Find Your Flow & Live Well
It All Begins With You
During our formative years we begin to accumulate knowledge and expectations from our relatives and friends. In the beginning there’s not much to compare it to or experience to know whether the information is valuable or not. As we begin to establish our own identity and independence it becomes our responsibility to seek out and define the life we want to live. It takes time to find your flow and live your best life now.
As you begin to define the life you want to pursue, you will also learn to balance where you are in your journey with what resources you have access to. The four pillars of being independent include Shelter, Nutrition, Wellbeing and Commuting. Focus on finding your flow in these four areas before adding any other commitments. Learn to expend no more than 70% of your earnings on these four basic needs. The less you spend the more you have left to save, invest and enjoy.
From Finding Shelter to Making a Home
In your first few years of becoming independent, a stable shelter usually takes precedence over seeking out the perfect home. Nevertheless, it’s a great opportunity to learn about what home means to you and what your ideal place will look like one day.
Privacy matters. Pay attention to how you feel living with other people and sharing common spaces. Think about where you are willing to compromise and where you won’t. Feeling safe and being able to relax is incredibly important for your long term wellbeing, both physical and mental. When you don’t feel safe or unable to disconnect for awhile, it begins to affect your quality of life.
Location matters. Be mindful of the environment that brings out the best in you. Consider the level of noise, colors, textures, light, nature and access to resources within walking distance. What adds value to your living space and what brings you down? Imagine what a better/best/perfect home looks like based on your goals.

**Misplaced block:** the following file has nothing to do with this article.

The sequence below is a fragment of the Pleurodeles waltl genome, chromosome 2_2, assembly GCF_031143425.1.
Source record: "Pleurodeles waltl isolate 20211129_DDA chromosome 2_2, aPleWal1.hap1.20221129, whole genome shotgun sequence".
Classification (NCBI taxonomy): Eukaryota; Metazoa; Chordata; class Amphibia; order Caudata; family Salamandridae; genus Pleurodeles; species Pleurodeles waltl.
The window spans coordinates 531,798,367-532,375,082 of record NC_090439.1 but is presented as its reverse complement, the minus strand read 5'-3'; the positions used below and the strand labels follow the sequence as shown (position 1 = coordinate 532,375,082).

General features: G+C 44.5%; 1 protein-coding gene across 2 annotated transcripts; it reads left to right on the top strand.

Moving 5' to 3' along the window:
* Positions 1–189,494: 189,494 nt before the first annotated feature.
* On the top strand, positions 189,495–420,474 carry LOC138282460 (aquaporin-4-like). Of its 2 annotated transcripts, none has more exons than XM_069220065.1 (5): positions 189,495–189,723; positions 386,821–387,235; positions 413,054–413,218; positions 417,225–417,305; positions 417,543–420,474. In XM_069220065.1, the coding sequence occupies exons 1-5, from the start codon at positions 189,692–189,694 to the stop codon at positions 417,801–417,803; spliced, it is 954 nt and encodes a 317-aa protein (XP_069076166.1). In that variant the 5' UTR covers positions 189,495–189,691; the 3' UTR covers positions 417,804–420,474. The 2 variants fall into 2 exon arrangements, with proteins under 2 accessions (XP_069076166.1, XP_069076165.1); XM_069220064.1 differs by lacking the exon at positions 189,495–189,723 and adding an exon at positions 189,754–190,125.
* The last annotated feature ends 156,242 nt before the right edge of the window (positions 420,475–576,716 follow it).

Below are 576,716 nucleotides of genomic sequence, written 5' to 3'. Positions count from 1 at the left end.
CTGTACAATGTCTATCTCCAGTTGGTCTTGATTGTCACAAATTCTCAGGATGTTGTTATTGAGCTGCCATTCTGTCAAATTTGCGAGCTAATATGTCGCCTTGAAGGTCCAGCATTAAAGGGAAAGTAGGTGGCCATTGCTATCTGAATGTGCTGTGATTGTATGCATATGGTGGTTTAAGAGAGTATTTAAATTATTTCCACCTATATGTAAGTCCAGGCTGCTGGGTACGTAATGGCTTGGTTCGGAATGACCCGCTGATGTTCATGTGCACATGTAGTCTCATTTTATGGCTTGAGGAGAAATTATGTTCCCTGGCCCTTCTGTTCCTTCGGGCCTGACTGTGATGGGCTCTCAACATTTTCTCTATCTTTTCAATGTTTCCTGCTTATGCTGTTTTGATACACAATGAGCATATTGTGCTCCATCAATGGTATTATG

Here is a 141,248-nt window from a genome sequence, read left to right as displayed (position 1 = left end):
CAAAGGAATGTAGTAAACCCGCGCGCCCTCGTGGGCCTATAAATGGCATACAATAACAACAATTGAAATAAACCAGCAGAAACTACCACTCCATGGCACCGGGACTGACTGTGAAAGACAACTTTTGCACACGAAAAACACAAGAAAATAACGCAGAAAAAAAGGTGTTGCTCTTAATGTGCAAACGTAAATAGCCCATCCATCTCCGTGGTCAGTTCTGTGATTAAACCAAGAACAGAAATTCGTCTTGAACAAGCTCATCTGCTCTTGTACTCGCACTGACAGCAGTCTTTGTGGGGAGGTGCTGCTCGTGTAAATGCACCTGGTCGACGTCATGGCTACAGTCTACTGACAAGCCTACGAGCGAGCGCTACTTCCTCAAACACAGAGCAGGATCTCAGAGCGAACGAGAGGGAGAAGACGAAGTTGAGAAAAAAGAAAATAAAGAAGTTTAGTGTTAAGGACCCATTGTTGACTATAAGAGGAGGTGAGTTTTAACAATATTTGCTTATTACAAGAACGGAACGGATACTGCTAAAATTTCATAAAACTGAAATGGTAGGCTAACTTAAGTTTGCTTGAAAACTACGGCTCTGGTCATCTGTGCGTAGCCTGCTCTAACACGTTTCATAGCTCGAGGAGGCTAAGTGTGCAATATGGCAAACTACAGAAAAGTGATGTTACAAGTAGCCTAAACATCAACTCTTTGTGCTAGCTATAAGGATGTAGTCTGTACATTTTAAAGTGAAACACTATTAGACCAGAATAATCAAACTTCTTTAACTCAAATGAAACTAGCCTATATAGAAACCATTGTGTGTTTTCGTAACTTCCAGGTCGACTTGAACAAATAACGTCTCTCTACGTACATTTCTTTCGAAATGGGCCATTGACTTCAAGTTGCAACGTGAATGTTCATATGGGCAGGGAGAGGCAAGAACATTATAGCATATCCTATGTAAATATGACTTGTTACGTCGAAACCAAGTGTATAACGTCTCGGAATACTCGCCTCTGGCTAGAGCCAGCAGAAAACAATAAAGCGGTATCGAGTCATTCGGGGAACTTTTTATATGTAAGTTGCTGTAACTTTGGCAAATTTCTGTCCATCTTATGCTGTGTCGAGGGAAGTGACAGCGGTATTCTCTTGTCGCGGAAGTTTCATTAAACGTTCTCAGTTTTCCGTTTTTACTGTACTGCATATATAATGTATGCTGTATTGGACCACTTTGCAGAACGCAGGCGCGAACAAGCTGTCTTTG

Learn to Fuel Your Body and Brain
One of the greatest privileges of becoming independent is choosing what you eat. Food is social and emotional. Certain flavors, aromas and spices will become your favorites. Local eating places will begin to represent friendly gatherings and those memories will stick with you. Treasure your freedom to purchase, create and share delicious meals when you can.
Nutrition defines your strength and endurance for the long haul. Take time to experiment and learn how your body processes different foods. Protein and vitamins come from a multitude of sources. Figure out what fuels your body and brain the best. Be mindful that your body is continuously building new cells and new blood. You define how your body feels and functions every day.
Gift Yourself with Care and Wellbeing
At the end of the day, only you can decide how you will care and maintain your health. There’s definitely a lot to learn about how each organ functions, healthy ranges of different metrics and overall best practices in general health care. First and foremost learn everything you can to avoid illness and injuries. Know your physical and mental limits.
By the age of 30, at the latest, you need to have a full physical with lab work to identify your base numbers. That includes things like blood pressure, sugar levels, cholesterol and a multitude of other measurements. By having a base, you and your care provider can spot changes and monitor as needed. Take time to know yourself.
Health and wellbeing is much more than signing up for a medical plan. It means seeking out regular screenings, exams and taking advantage of the resources available through pharmacies or local mini clinics. Do some research to learn more about what is available in your community, school or workplace. Did you know that many universities offer Medical and Dental services for their communities?
Find ways to incorporate physical activity in your routines. Movement is essential to keeping your heart and lungs healthy. There are a multitude of mobile apps to coach, inspire and track your physical activity. Challenge yourself to stretch, get stronger and try something new each year.
Getting Around without Breaking the Bank
To commute or not, that is an important question to consider. Living within walking distance of where you work means you have more cash flow to direct towards other needs, wants and goals. On the other hand, that may not be an option or preference for you. Before you make your next move, house or job, take time to think through the impact this will have on living the life you want.
Another thing to consider is how many different options you have available to get around. From bikes to buses and trains – there’s a wide range of options that may offer more freedom at a lower cost. Again it all comes down to what matters most to you. Find your flow. Find what helps you live your best life right now with what you have.